AUSTIN: Yeah, I would definitely say that you have to keep a positive outlook, and I would say that on anything in life, not just coding. There’s going to be struggles, and I like to call them seasons. You go through seasons. Right now, I’m going through a bad season in our life, but the season’s going to change sooner or later. That’s what motivates me.
When I go home at night and I see my six-year-old and my one-year-old, I want them to have a good life. I don’t want them to have to miss out on time because with a 60-70 hour work week is not enough time to spend on my curriculum, nonetheless enough time for me to spend with my family when I’m off work.
Advice? Find something that motivates you. For me, it’s my family. For somebody else, it could be getting a higher income. It could be anything, but find something that motivates you and stay positive, because things aren’t going to be positive all the time. There’s going to be negatives that come in; it’s not easy learning programming.
These bootcamps help out, and there’s a lot of self-teaching materials out there–YouTube, Udemy, Google, etc. Those three things alone are all you need to start off. You’ve just gotta stay positive and stay motivated. As long as you stay positive and you have that motivation behind you, you can basically accomplish anything
KAHAAN: That’s solid advice. You’ve tried to do things on your own, do you feel like coming from Thinkful versus trying to teach yourself on Udemy was much of a difference? Overall, would you recommend one course of self-learning versus bootcamp over the other?
AUSTIN: That’s a good question and I know that varies depending on the person because I have many friends that all network with each other, and they’re all self-taught. I have the entire CK family with the bootcamp route. I would say that there are definitely perks to going to bootcamp, but it depends on your situation. If I would’ve known the situation I got in, I would’ve been perfectly fine with self-teaching myself. I didn’t know that everything would be fine, and if you’re able to afford a bootcamp and you’re able to go, there are definitely perks that outweigh self-teaching.
Within that bootcamp, you’re going to have industry professionals who are going to be grading your work and giving you advice. I met with a mentor two times a week who are professionals in the field that have a side job to mentor Thinkful students. I had that mentor to lean on.
I had a mentor to lean on my technicals, but also just advice when transitioning into that field of work because they know what’s going on in the industry right now. Having that community behind you at Thinkful and having those professionals grade your work, and it being outlined, made it a lot easier on me. I feel like I’m being successful at self-teaching myself, but that’s only because I went through a majority of the course and I know what to learn now.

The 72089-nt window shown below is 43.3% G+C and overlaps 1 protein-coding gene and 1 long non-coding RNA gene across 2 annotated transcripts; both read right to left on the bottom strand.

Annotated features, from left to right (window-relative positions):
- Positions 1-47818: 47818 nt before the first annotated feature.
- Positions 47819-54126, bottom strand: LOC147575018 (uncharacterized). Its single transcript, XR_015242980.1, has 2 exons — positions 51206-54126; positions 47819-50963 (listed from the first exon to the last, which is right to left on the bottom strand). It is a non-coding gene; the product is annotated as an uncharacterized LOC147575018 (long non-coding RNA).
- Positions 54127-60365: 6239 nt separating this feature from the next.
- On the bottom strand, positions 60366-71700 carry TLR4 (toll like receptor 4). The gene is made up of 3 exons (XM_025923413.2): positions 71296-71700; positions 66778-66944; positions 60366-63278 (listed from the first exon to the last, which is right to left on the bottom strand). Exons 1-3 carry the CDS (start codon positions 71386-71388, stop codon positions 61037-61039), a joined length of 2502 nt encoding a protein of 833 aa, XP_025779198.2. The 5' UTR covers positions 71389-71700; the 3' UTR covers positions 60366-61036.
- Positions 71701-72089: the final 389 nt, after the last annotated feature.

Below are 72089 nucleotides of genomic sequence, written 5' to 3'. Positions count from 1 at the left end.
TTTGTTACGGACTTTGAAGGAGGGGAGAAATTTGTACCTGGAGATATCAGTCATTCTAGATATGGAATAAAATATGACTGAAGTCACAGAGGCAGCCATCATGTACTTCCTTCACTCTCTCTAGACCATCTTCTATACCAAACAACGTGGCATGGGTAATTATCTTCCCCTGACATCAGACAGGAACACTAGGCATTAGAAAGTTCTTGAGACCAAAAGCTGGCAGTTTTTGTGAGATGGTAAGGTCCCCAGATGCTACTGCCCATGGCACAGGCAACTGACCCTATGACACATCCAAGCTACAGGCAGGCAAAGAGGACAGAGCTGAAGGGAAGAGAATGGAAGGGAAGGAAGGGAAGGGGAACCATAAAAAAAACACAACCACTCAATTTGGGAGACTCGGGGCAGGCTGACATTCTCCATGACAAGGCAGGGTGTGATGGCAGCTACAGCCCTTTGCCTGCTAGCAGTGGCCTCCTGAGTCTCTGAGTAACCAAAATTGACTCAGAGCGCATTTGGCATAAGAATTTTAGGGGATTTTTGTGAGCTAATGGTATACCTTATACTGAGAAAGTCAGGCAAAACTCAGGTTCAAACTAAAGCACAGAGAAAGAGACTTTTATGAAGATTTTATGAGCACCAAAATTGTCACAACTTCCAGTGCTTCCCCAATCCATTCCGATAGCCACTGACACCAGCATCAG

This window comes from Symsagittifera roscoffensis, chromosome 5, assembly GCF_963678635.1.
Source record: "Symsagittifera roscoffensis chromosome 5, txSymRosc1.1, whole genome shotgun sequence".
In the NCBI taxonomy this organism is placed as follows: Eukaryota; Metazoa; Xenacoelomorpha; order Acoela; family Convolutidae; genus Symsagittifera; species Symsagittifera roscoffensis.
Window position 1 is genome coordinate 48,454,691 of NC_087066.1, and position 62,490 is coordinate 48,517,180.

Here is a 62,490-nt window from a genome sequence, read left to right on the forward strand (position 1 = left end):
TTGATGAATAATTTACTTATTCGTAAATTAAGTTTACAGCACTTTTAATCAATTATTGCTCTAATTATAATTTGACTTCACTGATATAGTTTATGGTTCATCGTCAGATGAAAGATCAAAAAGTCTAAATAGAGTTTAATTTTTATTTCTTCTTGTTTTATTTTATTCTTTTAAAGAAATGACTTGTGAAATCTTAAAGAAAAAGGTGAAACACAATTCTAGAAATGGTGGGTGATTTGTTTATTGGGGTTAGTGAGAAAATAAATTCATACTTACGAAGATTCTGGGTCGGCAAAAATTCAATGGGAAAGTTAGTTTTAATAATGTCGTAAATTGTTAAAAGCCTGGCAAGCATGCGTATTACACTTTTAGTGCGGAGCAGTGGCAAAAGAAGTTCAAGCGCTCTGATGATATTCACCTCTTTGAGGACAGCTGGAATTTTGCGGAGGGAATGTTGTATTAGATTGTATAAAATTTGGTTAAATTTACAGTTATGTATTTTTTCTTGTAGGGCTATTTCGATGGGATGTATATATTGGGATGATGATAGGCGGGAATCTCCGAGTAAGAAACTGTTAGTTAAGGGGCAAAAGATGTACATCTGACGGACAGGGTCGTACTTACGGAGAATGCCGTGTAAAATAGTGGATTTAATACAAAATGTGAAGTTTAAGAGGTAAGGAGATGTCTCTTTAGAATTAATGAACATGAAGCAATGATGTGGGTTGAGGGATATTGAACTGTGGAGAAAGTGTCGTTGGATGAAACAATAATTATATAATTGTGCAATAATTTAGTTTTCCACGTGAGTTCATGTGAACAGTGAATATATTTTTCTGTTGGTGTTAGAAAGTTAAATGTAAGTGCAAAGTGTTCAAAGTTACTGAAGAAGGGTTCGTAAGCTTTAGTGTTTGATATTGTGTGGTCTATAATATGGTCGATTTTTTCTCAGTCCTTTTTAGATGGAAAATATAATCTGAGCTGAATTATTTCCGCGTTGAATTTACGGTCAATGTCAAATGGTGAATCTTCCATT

KAHAAN: That helped me a lot when I was trying to learn because a lot of coding is really knowing what questions to ask, or even how to debug, or what to Google for and I think that’s a skill I got better at when I had mentors at the coding bootcamp that I went to.
KAHAAN: One of my friends went through the Army as well, he taught himself. He’s working at WalMart right now. I recently closed a job offer with Tesla. I wouldn’t have had that if I didn’t have access to bootcamp.
Austin, you’ve spent a lot of time with us and you’ve answered a lot of my questions.
Do you have any general advice for people looking to break in?
AUSTIN: The foundation that the guys have set with Career Karma. One thing I’ve learned in this past year of learning is that the biggest thing for you to do get into the professional world is to network. They tell you to go to local meetups, and CK is really just an online meetup that you have. It might seem like you’re not really networking with anyone right now, but during the #21DayCKChallenge, there are two people you have to talk to everyday. Think about it: in six months to a year, they’re going to be professionals in the industry, and you know them because you were networking with them through the community.
Also, they’ve done a great job in preparing people for what lies ahead. It’s amazing how much information is given about not only bootcamps, but blog posts on the Career Karma website giving tidbits that aren’t necessarily even pertaining to bootcamps.
The advice I would say is keep networking, keep talking to those people. Don’t look at it as “Oh man, I’ve got to talk to somebody else today.” Look at it as an opportunity to meet someone new that’s doing the same thing that you’re doing, and stay active in the community because that’s ultimately what’s going to help you in the long run.
KAHAAN: That’s solid advice. So much of learning just comes from meeting people. A lot of my TAs and cohorts ended up working at Google, so that was incredibly helpful for me as well. That’s solid feedback.
Austin, I don’t have any more questions for you. Thank you so much for being on CK Spotlight. Any last words you have for us?
AUSTIN: Just stay motivated and keep positive.